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Positions please

Many people think that the position in which your baby is lying in the womb is down to good or bad luck and that there’s nothing you can do to change it. But that isn’t always the case. There are things you can do to encourage your baby into the best position so as to help towards a shorter, more straightforward labour later.


Many people think that the position in which your baby is lying in the womb is down to good or bad luck and that there’s nothing you can do to change it. But that isn’t always the case. There are things you can do to encourage your baby into the best position so as to help towards a shorter, more straightforward labour later.

Getting into position

The best position for your baby to be in for birth is head down with her back against your tummy (occiput anterior or OA). It’s not uncommon for babies to face the other way, with their back towards your back (known as occiput posterior or OP). If your baby is in this position, labour can take longer as the baby can’t tuck her chin in very well, which makes it more difficult for your baby to get through your pelvis. Sometimes the baby continues to lie bottom down instead of turning head down – this is known as breech position.

Comfy sofas and low-slung car seats, appears to encourage babies to lie in a posterior position, because if you are reclining backwards then your baby will tend to roll towards that position as well. From about 30 weeks, your midwife should be able to tell you which way your baby is lying but there’s no need to panic if your baby is ‘back to back’ or breech, as there are things you can do which can encourage your baby to turn. If your baby won’t turn before labour starts, carry on doing the forward-leaning and hip-rocking movements during the early part of labour, as these can sometimes still help your baby to turn.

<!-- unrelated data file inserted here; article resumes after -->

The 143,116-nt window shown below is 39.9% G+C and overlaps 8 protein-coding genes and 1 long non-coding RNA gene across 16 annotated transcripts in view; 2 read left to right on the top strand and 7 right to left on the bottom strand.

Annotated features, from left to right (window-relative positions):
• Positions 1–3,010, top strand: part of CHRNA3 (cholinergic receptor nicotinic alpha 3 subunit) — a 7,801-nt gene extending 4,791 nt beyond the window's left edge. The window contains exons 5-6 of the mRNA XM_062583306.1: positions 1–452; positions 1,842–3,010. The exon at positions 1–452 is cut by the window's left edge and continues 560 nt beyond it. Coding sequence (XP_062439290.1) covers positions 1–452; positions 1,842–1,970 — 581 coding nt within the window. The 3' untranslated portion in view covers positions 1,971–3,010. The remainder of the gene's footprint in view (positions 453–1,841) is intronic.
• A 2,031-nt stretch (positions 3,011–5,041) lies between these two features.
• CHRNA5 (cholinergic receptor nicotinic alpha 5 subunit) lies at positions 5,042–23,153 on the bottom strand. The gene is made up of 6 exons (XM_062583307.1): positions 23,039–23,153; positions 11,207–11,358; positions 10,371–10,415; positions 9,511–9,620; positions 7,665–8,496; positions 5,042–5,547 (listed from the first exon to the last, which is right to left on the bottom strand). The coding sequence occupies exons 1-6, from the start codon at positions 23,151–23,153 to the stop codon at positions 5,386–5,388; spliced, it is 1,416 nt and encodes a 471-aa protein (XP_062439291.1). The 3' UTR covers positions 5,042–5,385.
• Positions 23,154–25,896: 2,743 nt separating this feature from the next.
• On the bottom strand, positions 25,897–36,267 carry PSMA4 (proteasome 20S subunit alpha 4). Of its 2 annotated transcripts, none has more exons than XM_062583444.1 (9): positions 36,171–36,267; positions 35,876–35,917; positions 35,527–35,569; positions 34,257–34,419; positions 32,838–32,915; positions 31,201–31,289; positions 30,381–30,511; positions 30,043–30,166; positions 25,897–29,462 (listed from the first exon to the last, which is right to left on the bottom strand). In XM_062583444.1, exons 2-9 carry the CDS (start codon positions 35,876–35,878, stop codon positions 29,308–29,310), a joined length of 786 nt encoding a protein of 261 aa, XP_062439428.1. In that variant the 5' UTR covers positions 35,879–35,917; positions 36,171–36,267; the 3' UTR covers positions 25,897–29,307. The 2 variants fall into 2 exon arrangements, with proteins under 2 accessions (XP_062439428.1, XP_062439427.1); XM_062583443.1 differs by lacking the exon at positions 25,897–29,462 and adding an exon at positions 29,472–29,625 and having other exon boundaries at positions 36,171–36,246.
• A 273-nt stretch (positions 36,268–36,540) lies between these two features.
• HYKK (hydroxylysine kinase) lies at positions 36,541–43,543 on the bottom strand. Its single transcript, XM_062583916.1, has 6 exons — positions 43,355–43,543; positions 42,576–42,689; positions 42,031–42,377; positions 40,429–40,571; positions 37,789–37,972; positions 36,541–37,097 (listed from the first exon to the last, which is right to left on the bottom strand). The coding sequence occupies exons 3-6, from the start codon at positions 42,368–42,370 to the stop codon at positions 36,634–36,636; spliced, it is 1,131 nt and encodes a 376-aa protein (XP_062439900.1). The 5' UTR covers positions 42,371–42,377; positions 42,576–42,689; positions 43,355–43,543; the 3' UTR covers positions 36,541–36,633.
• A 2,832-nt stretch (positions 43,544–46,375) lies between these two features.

Pelvic floor

You may feel everyone goes on about pelvic floor exercises when you are pregnant. In fact they are worth doing at any time of life, particularly for women. Strong pelvic floor muscles not only help you have an easier birth, they also help to prevent piles and constipation, relieve you of the embarrassment of peeing when you laugh, and improve your sex life. They also support the contents of your abdomen (intestines, bladder and uterus/baby).

Turn, baby, turn

Go for a gentle swim and spend time floating on your front.

Sit on the edge of the sofa or chair with feet apart, belly between your knees, rather than slouching back.

Get onto all fours and rock your hips from side to side. Try doing this when you can feel your baby is awake and active. You might want to do it to music.

When watching TV or chatting to friends, kneel forwards leaning on cushions, a beanbag or a birthing ball with knees apart and bottom down.

Try sitting or kneeling with your knees lower than your hips so as to tip the pelvis into the correct position.

Push your chair slightly away from your desk at work and without hunching your shoulders or tensing your back, rest your elbows on your desk.

Sit on a dining-room chair backwards – astride the seat, facing the back.